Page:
They say it takes 21 days to break a bad habit. And poor spending habits are among the most common bad habits of them all. Have you ever thought you were in a good financial position, only to reach the end of the month and you’re short on money? When you go back and actually look where your money went, it’s easy to find times when you could have saved instead of spent. If this sounds familiar, a financial fast can help you break bad spending habits and save more money.
Similar to an actual fast, a financial fast means deliberately monitoring and minimizing your spending to the absolute essentials. Get ready to cut back on all of those small expenses like entertainment, dining out, and new clothes. The original idea of Washington Post columnist Michelle Singletary, a financial fast is designed to help you break bad spending habits and replace them with new ones by limiting spending to the bare essentials needed to sustain life.
Start your financial fast by setting aside 21 days of limited spending. It doesn’t need to start today or tomorrow, but it should have a definite beginning and end date. Next, start trimming down your spending to only things you need—medications, food, rent, utilities and other necessities. Finally, it’s time to start building a budget to track your spending each day.
Financial fasts have several benefits including lowering debt, developing good financial habits, and helping you build a financial plan. Here are three specific benefits that may help you.
1. Reduces credit card expenses – With fewer purchases over your 21 day fast, you’ll likely use your credit card a little less. You can take the money you’ve saved to pay down the card payment, further stabilizing your finances. Or, you can find a dedicated place to put your money, like a money market account (more on that later).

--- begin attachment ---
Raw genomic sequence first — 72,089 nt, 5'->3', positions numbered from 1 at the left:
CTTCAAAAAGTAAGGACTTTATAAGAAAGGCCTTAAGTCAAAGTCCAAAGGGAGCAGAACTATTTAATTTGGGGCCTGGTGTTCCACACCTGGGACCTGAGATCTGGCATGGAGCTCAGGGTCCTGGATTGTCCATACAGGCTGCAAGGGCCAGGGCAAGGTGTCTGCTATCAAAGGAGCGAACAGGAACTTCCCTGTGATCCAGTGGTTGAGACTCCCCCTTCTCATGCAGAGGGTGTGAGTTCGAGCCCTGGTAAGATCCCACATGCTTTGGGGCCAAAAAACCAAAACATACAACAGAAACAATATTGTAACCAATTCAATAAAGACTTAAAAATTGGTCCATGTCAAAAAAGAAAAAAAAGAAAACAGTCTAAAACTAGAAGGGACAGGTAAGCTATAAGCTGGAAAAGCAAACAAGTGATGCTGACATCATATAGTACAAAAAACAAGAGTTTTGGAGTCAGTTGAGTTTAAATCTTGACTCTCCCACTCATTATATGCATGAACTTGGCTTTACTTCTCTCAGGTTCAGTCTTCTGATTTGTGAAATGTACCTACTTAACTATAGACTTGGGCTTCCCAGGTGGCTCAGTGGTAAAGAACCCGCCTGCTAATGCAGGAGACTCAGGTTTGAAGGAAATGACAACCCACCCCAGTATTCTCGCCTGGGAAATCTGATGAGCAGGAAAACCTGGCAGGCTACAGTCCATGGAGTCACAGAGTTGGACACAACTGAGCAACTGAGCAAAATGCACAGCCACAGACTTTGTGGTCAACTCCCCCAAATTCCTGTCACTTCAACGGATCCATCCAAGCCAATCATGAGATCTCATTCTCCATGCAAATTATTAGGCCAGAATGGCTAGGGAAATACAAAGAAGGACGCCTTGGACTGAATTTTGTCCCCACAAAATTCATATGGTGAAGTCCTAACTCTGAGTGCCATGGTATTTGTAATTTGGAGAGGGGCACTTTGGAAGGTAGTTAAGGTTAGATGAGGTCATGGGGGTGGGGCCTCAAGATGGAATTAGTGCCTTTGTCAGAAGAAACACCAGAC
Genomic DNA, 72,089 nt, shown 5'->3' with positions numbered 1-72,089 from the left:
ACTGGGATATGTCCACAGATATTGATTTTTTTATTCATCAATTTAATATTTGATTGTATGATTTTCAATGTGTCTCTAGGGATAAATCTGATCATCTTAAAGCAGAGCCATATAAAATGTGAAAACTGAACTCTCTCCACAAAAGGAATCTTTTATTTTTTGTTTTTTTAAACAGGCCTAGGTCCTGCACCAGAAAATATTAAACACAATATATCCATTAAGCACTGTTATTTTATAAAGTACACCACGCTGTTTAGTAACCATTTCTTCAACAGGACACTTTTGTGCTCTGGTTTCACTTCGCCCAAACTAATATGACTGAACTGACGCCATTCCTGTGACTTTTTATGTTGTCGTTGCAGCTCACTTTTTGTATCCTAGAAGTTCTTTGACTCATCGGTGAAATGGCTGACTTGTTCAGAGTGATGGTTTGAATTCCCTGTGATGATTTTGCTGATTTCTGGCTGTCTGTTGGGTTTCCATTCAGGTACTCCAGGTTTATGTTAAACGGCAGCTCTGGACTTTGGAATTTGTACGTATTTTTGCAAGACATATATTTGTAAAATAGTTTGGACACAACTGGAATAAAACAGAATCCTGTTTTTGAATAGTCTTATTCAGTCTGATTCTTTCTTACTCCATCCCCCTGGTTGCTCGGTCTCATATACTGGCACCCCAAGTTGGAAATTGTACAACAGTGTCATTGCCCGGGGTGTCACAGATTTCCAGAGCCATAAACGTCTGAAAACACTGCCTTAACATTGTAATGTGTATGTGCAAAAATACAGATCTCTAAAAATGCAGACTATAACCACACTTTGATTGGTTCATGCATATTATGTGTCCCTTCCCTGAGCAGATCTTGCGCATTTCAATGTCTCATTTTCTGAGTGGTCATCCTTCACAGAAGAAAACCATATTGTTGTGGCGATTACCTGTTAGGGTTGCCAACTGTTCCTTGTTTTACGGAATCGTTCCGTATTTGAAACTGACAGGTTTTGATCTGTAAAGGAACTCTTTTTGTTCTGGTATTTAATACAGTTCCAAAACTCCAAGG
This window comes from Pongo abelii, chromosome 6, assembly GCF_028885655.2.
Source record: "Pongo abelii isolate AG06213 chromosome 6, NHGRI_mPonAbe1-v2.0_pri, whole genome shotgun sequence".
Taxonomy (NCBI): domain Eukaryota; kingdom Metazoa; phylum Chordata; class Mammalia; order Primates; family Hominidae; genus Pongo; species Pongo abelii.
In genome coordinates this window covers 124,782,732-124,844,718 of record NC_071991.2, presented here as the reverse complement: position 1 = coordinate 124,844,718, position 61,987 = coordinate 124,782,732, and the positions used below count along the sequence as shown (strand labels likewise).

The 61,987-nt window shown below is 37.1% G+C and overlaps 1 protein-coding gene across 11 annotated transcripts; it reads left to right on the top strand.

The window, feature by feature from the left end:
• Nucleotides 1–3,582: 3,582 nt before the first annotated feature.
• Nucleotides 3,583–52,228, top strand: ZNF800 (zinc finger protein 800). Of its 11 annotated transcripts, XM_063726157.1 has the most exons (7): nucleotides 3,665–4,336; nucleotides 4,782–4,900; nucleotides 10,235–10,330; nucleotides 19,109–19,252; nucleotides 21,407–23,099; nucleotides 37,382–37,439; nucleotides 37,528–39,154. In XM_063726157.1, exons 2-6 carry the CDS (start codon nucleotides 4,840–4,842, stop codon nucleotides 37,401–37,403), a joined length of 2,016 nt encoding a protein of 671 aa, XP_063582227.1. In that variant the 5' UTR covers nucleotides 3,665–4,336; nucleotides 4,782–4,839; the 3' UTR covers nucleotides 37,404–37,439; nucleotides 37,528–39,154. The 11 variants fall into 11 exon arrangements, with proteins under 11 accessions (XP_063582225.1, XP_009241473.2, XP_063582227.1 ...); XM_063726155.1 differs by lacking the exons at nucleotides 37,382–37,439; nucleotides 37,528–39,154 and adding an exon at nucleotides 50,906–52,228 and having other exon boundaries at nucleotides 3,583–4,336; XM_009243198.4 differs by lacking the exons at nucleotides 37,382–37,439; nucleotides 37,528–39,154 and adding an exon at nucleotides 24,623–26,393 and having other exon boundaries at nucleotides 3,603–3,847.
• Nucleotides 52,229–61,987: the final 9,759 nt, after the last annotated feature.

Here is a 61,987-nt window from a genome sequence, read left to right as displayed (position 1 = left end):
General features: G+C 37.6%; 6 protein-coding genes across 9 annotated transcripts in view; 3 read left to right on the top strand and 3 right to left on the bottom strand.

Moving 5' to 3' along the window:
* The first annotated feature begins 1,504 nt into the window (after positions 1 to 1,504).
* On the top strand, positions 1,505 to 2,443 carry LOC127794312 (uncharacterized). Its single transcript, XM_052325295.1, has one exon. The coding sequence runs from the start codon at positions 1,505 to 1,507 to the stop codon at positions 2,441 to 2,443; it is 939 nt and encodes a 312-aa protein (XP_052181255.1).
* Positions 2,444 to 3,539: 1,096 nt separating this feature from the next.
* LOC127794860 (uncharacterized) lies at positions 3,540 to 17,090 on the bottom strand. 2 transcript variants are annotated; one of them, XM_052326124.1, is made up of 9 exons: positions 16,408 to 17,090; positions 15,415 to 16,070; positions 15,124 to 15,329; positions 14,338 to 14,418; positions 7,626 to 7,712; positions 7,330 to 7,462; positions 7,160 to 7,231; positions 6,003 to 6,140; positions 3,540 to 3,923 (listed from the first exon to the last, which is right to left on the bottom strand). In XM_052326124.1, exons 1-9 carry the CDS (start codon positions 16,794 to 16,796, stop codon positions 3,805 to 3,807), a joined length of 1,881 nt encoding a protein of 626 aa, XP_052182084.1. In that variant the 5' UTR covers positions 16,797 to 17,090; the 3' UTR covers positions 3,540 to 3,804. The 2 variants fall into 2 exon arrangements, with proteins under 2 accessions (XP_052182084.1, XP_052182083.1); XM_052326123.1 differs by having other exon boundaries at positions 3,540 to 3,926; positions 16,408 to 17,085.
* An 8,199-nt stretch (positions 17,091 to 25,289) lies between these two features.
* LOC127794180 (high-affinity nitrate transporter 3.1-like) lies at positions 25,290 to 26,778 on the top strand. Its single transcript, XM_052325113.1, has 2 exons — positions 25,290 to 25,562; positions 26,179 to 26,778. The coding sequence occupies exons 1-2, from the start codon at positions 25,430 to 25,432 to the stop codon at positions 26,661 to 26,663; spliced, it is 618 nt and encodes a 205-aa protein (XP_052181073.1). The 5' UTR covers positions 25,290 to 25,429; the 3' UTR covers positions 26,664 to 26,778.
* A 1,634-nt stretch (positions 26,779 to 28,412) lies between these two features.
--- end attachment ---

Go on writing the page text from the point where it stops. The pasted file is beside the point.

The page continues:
2. Reduces the temptation to spend – By establishing a ground rule that you’re only allowed to purchase things you need, you can establish limits on what you want to buy. Taken over 21 days, it helps reinforce positive spending habits and minimizes the temptation for impulse buys.
3. Forces you to track spending – Much of the workforce lives below $50,000 a year (roughly 48% of workers make less than $30,000 a year), so this advice might not be as easy to implement. But for those living paycheck to paycheck, a financial fast can help you set limits through tracking your spending and laying out a budget.
There are a few steps that you can proactively take when implementing your financial fast. These tips can help you stay focused and increase your chances of successful saving.
1. Qualify needs and wants – Certain things, like a fresh pair of shoes to replace ratty old ones, might be a need, while buying a new pair of shoes because you felt like it is more of a want. Understand the difference and be practical in your spending implementation.
2. Try making payments in cash – Keeping cash in your wallet forces you to cut back on impulse buys overspending when getting groceries or other flexible costs.
3. Invest your savings – Invest the money you aren’t spending. Consider opening a money market account with your bank and deposit some or all of your saved cash.
With the holiday season approaching, there’s no better time to try a financial fast. While your financial fast might not solve all of your money problems, it can help you establish needs and wants and help you moderate them against each other. When you’re done with your fast, you can ease your way into old habits, but with the insight of how much it takes out of your budget each month.
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